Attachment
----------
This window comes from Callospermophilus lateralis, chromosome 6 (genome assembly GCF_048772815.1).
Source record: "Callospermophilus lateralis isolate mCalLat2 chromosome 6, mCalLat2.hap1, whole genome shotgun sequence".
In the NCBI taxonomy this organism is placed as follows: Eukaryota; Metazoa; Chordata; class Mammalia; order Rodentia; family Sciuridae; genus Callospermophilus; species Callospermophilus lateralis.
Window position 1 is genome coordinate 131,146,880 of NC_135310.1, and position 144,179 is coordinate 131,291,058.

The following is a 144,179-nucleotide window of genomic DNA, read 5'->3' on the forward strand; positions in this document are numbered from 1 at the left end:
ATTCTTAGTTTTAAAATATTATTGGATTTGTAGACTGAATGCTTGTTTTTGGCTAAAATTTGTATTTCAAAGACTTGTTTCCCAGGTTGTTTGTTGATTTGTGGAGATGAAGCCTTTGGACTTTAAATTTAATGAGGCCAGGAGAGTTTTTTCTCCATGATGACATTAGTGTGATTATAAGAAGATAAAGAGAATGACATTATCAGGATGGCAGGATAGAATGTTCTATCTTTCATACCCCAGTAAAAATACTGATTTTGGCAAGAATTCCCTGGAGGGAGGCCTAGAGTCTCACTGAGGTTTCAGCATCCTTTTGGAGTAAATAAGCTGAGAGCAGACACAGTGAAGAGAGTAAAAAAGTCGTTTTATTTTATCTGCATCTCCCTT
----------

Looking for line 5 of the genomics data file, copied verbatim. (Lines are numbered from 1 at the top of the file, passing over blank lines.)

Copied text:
The following is a 144,179-nucleotide window of genomic DNA, read 5'->3' on the forward strand; positions in this document are numbered from 1 at the left end: